42(1965); http://dx.doi.org/10.1063/1.1695706View Description Hide Description
In the iron‐group cyanides the low‐lying antibonding orbitals of the cyanide ligands do not contain electrons. These π* orbitals play an important role in the covalency of the complexes. A molecular orbital analysis of their role is presented in order to correlate the orbital reduction factors derived from the ESR experiments of Baker, Bleaney, and Bowers with the isomer shifts of the Mössbauer experiments. By fitting the wavefunctions to the ESR experiment it is shown that the Fe2+ complex donates about one more electron to the π* orbitals than does the Fe3+. This shows that the effective charges of Fe2+ and Fe3+ are approximately the same and explains their similar isomer shifts.
42(1965); http://dx.doi.org/10.1063/1.1695717View Description Hide Description
Measurements of the nuclear magnetic resonancerelaxation timesT 1 and T 2 of the water protons in aqueous solutions of nucleic acids and magnetic metal ions allow one to determine details about the metal‐ion binding. When Mn2+ is bound, the rotation of its hydration sphere becomes slower, so that its effectiveness in reducing the protonT 1 from its value in pure water is enhanced. This relaxation enhancement has been measured for Mn2+ bound to DNA,RNA, synthetic polynucleotides, and E. coli ribosomes. Compared to water as unity, the enhancement factors range from 3.7 for polyuridylic acid to 16.7 for polyadenylic acid. The equilibrium constants for binding, and the concentration of binding sites have been calculated from the dependence of enhancement upon Mn2+ concentration.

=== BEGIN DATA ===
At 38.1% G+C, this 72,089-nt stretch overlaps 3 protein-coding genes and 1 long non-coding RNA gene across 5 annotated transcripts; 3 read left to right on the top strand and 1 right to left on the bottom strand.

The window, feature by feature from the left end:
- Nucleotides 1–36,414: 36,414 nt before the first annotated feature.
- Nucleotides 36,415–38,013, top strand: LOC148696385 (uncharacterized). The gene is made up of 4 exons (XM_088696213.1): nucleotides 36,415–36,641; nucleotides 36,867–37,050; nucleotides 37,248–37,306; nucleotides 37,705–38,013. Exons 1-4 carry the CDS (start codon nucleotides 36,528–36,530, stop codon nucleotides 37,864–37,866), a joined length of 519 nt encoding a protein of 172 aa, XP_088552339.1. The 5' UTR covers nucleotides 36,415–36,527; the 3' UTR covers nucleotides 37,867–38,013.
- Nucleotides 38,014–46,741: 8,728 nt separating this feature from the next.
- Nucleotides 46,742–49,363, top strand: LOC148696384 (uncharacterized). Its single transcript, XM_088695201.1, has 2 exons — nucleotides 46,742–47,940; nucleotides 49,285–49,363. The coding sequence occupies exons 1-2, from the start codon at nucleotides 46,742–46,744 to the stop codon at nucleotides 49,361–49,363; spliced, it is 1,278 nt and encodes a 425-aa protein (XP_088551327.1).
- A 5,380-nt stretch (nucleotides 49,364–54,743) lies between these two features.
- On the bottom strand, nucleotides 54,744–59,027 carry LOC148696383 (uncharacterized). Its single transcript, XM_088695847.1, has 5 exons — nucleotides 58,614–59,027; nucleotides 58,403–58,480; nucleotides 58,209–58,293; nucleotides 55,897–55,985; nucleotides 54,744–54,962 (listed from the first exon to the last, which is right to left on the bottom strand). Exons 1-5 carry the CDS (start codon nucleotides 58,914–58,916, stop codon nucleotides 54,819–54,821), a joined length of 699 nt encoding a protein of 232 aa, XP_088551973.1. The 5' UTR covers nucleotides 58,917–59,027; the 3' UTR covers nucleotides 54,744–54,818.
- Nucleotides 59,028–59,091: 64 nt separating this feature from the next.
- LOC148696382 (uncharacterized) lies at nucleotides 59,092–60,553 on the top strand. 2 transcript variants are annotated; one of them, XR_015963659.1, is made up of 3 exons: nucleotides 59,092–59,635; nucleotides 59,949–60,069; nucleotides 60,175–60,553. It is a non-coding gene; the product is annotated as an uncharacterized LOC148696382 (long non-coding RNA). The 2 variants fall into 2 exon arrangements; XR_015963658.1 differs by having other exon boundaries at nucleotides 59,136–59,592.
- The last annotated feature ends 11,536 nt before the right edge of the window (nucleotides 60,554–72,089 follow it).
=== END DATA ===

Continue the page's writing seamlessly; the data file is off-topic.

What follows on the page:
42(1965); http://dx.doi.org/10.1063/1.1695723View Description Hide Description
This paper outlines a simple semiempirical theory of the zero‐field splitting parameters of aromatic nitrenes. The theory is based on a Hückel LCAO description of the aromatic system, and takes advantage of the vanishing of odd orbital mutual atom polarizabilities in odd alternant molecules. The observed parameter for the parent imine radical is used as an empirical one‐center integral. Calculated parameters agree rather well with electron spin resonance results. The relation between the zero‐field parameters and general π‐electron spin densities is also outlined.
42(1965); http://dx.doi.org/10.1063/1.1695724View Description Hide Description
Using the WKB semiclassical approximation, the dependence of the probability of vibrational de‐excittion on the assumed form of the interaction potential is discussed. The asymptotic results show that the Morse and Lennard‐Jones potentials have, respectively, two and three correction terms in the exponential part. The magnitudes of the correction terms are important compared to the leading term. The exact form of the leading term is also dependent upon the interaction potential.
42(1965); http://dx.doi.org/10.1063/1.1695725View Description Hide Description
The powder spectra of γ‐irradiated salts and amides of some fluorinated acids were interpreted based on the spectral shapes of the α‐fluorine hyperfine‐coupling line. Because of the large anisotropy of α‐fluorine coupling tensor, it was possible to observe the shoulders corresponding to the maximum principal value of the coupling tensor. The separation between the wing patterns and the wing hyperfine structures made it possible to identify the radical species produced. The probable radicals were the ones formed by the removal of the atoms attached to the α carbon.